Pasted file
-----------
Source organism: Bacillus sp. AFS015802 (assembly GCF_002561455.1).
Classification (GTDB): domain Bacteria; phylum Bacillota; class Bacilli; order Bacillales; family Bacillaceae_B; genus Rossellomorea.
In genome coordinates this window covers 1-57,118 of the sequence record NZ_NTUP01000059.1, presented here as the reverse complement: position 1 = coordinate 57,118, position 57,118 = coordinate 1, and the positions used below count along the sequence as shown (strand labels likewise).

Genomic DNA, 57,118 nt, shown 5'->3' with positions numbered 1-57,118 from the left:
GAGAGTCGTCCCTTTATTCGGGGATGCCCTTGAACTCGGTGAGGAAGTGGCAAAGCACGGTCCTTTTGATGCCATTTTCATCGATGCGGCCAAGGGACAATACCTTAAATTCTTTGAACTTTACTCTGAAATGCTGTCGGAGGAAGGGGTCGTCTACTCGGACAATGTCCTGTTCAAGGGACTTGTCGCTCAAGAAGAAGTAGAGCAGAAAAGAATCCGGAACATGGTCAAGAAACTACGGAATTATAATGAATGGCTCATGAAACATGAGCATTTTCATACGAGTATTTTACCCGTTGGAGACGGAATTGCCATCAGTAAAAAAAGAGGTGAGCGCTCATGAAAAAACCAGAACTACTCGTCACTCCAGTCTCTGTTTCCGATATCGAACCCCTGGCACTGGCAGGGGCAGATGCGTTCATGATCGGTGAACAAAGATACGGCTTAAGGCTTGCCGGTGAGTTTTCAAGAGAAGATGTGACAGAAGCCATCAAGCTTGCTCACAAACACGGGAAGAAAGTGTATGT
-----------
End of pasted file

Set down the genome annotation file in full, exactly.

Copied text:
Source organism: Bacillus sp. AFS015802 (assembly GCF_002561455.1).
Classification (GTDB): domain Bacteria; phylum Bacillota; class Bacilli; order Bacillales; family Bacillaceae_B; genus Rossellomorea.
In genome coordinates this window covers 1-57,118 of the sequence record NZ_NTUP01000059.1, presented here as the reverse complement: position 1 = coordinate 57,118, position 57,118 = coordinate 1, and the positions used below count along the sequence as shown (strand labels likewise).

Genomic DNA, 57,118 nt, shown 5'->3' with positions numbered 1-57,118 from the left:
GAGAGTCGTCCCTTTATTCGGGGATGCCCTTGAACTCGGTGAGGAAGTGGCAAAGCACGGTCCTTTTGATGCCATTTTCATCGATGCGGCCAAGGGACAATACCTTAAATTCTTTGAACTTTACTCTGAAATGCTGTCGGAGGAAGGGGTCGTCTACTCGGACAATGTCCTGTTCAAGGGACTTGTCGCTCAAGAAGAAGTAGAGCAGAAAAGAATCCGGAACATGGTCAAGAAACTACGGAATTATAATGAATGGCTCATGAAACATGAGCATTTTCATACGAGTATTTTACCCGTTGGAGACGGAATTGCCATCAGTAAAAAAAGAGGTGAGCGCTCATGAAAAAACCAGAACTACTCGTCACTCCAGTCTCTGTTTCCGATATCGAACCCCTGGCACTGGCAGGGGCAGATGCGTTCATGATCGGTGAACAAAGATACGGCTTAAGGCTTGCCGGTGAGTTTTCAAGAGAAGATGTGACAGAAGCCATCAAGCTTGCTCACAAACACGGGAAGAAAGTGTATGT